What "dreams"?
So what is Gatsby's dream?
Social Climber
Gatsby is unique because in spite of his ambition, he is willing to put others before himself. Nick sees within Gatsby, a true affection for people, and a hope that he will receive it as easily as he gives it.
Want John Green to explain?
Use setting to
understand the
social divides...
Now, lets
West Egg
East Egg
Daisy Buchanan
Green Light
Hello, class! Today we are going to review
By: F. Scott Fitzgerald
What does that mean?
Remember, Fitzgerald was a member of the "Lost Generation" - which is a group that Gertrude Stein coined as being lost, due to the adverse effects of participating in WW1. She said that because they had not had their "civilizing experience" and as a result they were lost and useless to society.
Glad you asked!
At this point, We can assume that Fitzgerald is going to use Carraway to echo his own impressions of the Jazz Age. Already we know that, like Fitzgerald, Nick has been to war and lived in New York.
Annotated for your convenience!
Nouveau Riche (New Money)
Nick Carraway rents his home for $80.00 per month.
Gatsby has recently "earned" his money, and so he also lives on this "less fashionable" side. His parties and mysterious identity have made him larger than life.
Aristocracy (Old Money)
It does not appear at the start that Daisy is very pleased with her lot in life. She has found that money cannot buy happiness.
Everyone knows Gatsby! We love him!
Reliving the Past
Gatsby needs Daisy to say that she never loved Tom - and to erase the events of the past 5 years.
Gatsby wants his parties to be so successful and lavish that even East Eggers want to participate
It hides in the shadows of his neighbor's palatial mansion. He hears about this Gatsby constantly - he is apparently very popular!
Gatsby's mansion is set directly across the bay from the Buchanan's mansion. He stares longingly across the bay at a green light.
Why is it a
green light?
Green is a symbolic color that holds many possible meanings:
- Go
- Nature
- Rebirth/Spring
- Envy
- $
It seems like these things connect directly back to the motivations of Gatsby - he is envious of Tom, waiting for his opportunity to "go", feels that wealth will win him Daisy, and wants to renew his love with his soul-mate -- a natural inclination to have.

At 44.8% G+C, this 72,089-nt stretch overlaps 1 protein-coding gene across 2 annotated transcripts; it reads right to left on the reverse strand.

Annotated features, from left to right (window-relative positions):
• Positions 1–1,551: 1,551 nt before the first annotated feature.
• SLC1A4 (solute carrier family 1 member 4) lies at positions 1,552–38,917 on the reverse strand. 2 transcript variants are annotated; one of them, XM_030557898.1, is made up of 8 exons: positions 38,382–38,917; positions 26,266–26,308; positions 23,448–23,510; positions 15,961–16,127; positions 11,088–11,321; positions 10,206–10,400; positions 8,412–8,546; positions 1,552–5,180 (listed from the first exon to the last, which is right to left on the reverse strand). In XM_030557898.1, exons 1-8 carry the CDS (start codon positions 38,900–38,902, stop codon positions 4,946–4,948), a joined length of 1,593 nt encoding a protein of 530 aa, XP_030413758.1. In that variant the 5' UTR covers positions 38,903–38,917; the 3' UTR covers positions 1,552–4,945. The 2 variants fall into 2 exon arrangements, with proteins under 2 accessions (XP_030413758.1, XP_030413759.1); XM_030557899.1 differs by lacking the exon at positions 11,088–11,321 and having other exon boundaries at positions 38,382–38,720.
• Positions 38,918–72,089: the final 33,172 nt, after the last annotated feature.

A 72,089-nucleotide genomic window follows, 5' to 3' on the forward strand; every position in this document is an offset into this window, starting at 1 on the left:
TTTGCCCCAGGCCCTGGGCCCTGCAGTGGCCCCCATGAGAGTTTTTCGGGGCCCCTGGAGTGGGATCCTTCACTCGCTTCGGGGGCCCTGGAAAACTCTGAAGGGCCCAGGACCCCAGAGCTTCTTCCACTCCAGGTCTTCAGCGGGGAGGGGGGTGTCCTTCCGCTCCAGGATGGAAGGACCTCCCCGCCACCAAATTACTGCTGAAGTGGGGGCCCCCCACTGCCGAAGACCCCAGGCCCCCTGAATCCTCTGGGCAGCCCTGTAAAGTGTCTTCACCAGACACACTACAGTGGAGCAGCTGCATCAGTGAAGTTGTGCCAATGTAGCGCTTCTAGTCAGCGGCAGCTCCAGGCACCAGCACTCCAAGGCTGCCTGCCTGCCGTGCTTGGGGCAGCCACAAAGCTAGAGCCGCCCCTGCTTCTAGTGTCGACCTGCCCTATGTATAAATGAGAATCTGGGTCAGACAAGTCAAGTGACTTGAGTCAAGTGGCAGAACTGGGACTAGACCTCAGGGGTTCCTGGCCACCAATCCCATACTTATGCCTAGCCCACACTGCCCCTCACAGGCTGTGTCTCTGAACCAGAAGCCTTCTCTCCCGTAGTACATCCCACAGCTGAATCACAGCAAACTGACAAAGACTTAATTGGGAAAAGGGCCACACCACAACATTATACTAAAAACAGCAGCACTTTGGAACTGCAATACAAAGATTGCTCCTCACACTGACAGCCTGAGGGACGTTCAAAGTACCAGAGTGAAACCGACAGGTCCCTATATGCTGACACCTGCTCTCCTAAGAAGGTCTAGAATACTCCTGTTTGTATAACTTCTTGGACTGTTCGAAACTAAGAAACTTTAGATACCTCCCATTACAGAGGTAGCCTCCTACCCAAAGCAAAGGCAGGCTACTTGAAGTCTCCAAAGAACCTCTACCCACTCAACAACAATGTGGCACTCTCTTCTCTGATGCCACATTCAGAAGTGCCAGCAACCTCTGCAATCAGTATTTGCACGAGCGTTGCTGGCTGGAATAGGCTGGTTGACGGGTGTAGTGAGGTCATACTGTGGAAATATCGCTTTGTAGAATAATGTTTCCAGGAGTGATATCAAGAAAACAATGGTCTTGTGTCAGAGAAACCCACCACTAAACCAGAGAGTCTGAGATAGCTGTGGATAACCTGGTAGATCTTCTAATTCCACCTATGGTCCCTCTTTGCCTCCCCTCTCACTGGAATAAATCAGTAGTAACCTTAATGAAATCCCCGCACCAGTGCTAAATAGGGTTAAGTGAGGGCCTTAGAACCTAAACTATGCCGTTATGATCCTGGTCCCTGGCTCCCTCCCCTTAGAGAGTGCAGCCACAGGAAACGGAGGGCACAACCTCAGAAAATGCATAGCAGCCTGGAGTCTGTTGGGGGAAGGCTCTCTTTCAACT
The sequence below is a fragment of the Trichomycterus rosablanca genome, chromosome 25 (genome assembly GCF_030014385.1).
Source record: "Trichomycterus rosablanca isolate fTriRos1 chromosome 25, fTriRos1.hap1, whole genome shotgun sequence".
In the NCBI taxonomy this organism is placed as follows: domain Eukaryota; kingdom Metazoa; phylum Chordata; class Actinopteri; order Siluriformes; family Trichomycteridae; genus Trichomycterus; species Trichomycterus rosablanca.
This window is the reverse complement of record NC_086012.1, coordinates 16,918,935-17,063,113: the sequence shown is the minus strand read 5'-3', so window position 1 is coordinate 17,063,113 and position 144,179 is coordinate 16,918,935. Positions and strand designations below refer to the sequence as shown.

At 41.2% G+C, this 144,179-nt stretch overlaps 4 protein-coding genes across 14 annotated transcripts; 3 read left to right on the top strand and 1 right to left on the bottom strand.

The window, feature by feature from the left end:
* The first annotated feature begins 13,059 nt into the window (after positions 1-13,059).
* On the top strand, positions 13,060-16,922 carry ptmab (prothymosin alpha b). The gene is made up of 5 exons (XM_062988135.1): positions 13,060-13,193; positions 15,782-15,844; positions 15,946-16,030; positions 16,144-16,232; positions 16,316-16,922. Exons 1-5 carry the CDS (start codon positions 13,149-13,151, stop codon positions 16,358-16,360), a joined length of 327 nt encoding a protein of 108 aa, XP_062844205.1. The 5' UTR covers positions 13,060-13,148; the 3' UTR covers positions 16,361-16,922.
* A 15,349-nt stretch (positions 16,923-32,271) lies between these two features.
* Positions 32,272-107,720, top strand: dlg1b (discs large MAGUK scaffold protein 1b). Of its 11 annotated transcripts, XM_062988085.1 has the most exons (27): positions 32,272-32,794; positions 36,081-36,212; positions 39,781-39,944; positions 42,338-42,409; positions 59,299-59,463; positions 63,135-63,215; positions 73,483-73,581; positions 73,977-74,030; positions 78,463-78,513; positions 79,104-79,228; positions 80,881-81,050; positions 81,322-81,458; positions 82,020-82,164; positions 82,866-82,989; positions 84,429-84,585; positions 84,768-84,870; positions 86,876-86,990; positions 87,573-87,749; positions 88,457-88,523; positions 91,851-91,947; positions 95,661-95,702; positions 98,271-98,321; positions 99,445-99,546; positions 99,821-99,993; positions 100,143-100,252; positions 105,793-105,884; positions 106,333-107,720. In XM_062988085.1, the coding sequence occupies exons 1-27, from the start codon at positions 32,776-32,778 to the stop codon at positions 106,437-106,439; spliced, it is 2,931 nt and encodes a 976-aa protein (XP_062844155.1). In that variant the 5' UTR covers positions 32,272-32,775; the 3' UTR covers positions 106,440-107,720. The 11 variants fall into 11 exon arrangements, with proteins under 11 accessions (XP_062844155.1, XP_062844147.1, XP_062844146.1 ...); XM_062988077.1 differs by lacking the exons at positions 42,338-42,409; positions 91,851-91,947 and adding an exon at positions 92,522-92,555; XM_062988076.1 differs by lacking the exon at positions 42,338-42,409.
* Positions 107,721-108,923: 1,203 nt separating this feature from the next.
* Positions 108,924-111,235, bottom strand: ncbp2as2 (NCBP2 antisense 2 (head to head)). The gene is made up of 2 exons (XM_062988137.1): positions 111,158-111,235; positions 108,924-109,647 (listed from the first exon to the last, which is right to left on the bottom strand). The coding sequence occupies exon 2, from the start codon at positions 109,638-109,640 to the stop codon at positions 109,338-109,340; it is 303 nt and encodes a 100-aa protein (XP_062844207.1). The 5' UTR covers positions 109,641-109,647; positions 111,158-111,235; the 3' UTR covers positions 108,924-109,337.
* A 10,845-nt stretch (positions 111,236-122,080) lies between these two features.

Correct - that's the point
of symbolism!

Gatsby is set apart from Daisy by the physical barrier of the bay, and the currents that push against him (see what I did there) are all coming from "West Egg" -- this serves as a constant reminder to him that he will never be part of this aristocracy no matter what he does in his life to prove himself worthy. This is what drives him to his constant display of extreme wealth.
Speaking of setting...
How did
he "earn" it?
There is some confusion about how Gatsby became so great. Some rumors indicate that he is a:
A bootlegger (who never drinks)
A murderer
A German spy
A relative of royalty (Kaiser Wilhelm)
An owner of drug stores
and Nick
Daisy and Tom
Lets talk about the poor...
Home to Myrtle and George Wilson
This was a real place. In 1922, there was a large area where the uneducated, laboring lower-class lived. John Green describes these people as the "burned waste" of New York society - as much of the luxury and wealth that the upper class enjoyed was earned from the blood, sweat, and tears of these people. They live under the constant judgement of Dr. T.J. Eckleburg -- a set of unblinking eyes, ringed with golden spectacles, that is suspended over their lives. George Wilson connects this ever-watchful presence with that of God. In fact, it seems that Wilson is the only character who concerns himself with religion at all. We can assume, from this, that Fitzgerald wanted to continue the motifs of faith and dreams in his novel and extended it to Wilson in order to perpetuate that concept.